From Leadership to Teacher Candidates, Self-Reflection Is a Powerful Tool for Learning

A video clip highlighting the impact of lessons learned through self-reflection

Sean McCarthy, Induction Program Director and Coordinator of Staff Development, reflects on his experience earning National Board Certification and how it helped inform the video observation process K12 school teachers and mentors use today.  


Sean McCarthy:

As I developed my portfolio to become national board certified, I actually had to videotape myself teaching and then analyze and reflect on my practices. And it was such a powerful and eye-opening experience for me.

I actually identified things that I didn’t like about my practice that I was able to work on, transform, and it made just a huge difference throughout my career. So we’ve been incorporating this as what we call a third point. And that third point concept comes from Laura Lipton’s Mentoring Matters and Learning Focus Supervision work, which we use to train our mentors in cognitive coaching practices. But what we love is that third point, that video third point, really helps our candidates see for themselves what’s happening in their classrooms so they can make action plans to improve teaching and learning.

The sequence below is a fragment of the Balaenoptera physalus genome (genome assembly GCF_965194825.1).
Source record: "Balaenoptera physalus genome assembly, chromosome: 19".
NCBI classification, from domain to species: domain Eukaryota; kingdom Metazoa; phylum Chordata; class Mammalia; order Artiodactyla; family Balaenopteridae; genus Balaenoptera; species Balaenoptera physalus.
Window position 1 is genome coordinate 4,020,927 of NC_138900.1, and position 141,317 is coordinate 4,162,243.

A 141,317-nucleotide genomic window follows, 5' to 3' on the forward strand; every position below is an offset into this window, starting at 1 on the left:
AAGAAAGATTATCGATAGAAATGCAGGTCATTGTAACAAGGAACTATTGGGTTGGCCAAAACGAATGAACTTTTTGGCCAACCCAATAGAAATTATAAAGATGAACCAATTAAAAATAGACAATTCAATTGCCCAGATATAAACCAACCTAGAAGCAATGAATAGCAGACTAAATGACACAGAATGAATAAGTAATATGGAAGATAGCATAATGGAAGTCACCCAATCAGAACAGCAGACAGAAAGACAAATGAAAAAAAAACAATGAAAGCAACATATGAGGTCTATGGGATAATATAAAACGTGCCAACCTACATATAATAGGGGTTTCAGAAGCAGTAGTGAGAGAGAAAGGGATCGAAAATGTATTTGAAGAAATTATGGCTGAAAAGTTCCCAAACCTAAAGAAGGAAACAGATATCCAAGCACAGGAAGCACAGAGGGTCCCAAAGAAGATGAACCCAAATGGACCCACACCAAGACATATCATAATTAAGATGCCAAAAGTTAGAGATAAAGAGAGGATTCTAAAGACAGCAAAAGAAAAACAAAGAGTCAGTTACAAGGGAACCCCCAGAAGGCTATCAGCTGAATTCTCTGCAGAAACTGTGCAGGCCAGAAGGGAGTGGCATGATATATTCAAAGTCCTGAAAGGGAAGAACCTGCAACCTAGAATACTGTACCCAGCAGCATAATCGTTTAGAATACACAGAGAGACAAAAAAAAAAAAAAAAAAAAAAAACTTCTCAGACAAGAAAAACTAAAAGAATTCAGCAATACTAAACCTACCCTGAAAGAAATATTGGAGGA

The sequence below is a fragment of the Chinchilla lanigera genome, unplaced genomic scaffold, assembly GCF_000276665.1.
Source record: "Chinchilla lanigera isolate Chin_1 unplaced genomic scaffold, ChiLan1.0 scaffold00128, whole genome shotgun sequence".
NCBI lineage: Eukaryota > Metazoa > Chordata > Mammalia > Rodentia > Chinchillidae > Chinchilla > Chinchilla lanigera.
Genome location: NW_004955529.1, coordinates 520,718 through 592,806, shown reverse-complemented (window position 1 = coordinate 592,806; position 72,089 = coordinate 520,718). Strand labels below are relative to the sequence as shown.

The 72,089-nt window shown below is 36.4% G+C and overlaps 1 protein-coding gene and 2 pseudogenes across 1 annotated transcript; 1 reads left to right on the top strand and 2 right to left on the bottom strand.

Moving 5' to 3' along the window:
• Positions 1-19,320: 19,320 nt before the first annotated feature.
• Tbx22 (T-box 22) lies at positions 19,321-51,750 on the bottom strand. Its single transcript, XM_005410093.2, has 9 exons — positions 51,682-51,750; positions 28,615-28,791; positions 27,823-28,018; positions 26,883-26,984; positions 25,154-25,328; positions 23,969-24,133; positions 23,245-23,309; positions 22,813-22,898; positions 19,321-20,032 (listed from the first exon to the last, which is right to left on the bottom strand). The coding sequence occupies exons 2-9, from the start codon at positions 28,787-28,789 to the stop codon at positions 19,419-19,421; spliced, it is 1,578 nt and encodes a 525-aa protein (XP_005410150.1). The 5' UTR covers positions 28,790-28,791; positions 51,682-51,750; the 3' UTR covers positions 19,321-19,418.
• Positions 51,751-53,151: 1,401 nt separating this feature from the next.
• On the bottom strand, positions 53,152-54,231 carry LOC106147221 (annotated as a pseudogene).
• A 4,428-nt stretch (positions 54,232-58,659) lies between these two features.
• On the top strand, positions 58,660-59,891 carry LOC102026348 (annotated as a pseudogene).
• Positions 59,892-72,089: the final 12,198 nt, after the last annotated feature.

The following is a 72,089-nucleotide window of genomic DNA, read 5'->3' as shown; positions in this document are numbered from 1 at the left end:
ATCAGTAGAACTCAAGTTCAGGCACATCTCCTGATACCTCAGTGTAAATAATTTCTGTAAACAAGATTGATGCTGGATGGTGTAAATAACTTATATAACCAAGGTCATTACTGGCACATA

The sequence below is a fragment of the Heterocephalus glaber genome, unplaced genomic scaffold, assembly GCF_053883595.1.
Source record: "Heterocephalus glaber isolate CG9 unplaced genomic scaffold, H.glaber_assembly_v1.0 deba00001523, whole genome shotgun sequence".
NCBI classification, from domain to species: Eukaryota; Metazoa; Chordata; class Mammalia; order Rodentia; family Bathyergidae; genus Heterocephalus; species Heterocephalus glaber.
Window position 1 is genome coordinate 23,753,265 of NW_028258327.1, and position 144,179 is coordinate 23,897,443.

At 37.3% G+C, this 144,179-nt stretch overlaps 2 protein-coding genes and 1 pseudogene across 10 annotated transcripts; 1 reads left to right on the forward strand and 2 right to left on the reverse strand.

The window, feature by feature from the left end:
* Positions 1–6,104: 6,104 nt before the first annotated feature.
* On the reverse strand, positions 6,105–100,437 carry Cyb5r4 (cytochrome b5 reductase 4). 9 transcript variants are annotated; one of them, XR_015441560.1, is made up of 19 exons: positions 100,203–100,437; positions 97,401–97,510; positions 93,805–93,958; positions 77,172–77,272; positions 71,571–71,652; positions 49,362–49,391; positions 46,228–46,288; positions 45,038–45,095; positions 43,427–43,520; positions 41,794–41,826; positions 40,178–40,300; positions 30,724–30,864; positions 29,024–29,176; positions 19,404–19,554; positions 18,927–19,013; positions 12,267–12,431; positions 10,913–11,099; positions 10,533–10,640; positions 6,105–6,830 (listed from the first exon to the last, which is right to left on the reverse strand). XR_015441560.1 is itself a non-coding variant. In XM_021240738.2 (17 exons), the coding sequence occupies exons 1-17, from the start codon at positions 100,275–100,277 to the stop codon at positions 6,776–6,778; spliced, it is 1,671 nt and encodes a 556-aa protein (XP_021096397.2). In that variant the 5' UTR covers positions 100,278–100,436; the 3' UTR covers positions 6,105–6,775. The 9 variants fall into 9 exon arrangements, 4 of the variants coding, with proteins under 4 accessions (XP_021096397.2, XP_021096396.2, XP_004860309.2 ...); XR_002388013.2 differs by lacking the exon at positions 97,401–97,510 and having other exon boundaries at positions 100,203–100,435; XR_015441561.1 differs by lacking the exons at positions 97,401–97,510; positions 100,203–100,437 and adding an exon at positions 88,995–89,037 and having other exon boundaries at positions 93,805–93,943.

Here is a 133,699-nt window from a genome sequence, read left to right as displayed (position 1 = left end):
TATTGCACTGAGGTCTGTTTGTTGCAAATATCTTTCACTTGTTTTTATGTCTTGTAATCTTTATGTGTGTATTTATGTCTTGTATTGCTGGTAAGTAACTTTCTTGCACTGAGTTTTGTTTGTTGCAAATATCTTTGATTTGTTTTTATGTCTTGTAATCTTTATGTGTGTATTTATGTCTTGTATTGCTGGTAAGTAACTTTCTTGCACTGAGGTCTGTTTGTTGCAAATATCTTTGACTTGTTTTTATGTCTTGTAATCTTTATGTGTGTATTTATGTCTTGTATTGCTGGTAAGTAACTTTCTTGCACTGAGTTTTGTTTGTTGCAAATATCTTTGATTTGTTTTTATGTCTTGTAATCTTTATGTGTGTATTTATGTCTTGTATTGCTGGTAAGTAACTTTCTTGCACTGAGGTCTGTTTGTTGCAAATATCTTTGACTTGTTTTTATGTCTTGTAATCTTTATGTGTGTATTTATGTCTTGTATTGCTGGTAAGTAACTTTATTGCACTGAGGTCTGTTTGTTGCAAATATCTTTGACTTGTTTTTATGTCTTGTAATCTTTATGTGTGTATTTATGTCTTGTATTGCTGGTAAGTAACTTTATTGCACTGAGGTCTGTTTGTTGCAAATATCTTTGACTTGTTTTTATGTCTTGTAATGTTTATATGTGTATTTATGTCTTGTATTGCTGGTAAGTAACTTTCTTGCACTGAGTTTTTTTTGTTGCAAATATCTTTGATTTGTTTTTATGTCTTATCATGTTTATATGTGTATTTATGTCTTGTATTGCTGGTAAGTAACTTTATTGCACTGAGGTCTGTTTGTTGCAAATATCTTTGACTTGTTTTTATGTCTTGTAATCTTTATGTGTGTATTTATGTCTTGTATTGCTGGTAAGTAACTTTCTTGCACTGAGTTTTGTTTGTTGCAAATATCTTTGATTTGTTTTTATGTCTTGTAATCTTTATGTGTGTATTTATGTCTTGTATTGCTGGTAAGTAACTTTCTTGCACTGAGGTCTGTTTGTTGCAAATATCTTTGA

And we use that third point to basically lower the kind of affect of filter with our candidates so that they really make those discoveries themselves and do so in a very safe risk-free way because the video just becomes a subjective third point that the mentors kind of facilitate them seeing where they need to go as opposed to if the mentor were to come in and say, hey, I really notice a lot of disengagement among your students, and saying something like that to a candidate almost always, no matter how eager they are to learn and to develop, almost always relates into a little defensiveness or a little fear and often eliminates the learning that can take place.

Whereas if they kind of discover it for themselves by seeing it on video, oh wow, I’ve got a lot of students who aren’t participating, some students I didn’t even notice had their head on the desk. When they discover that from themselves, then they want to make those changes and it becomes really impactful and really powerful.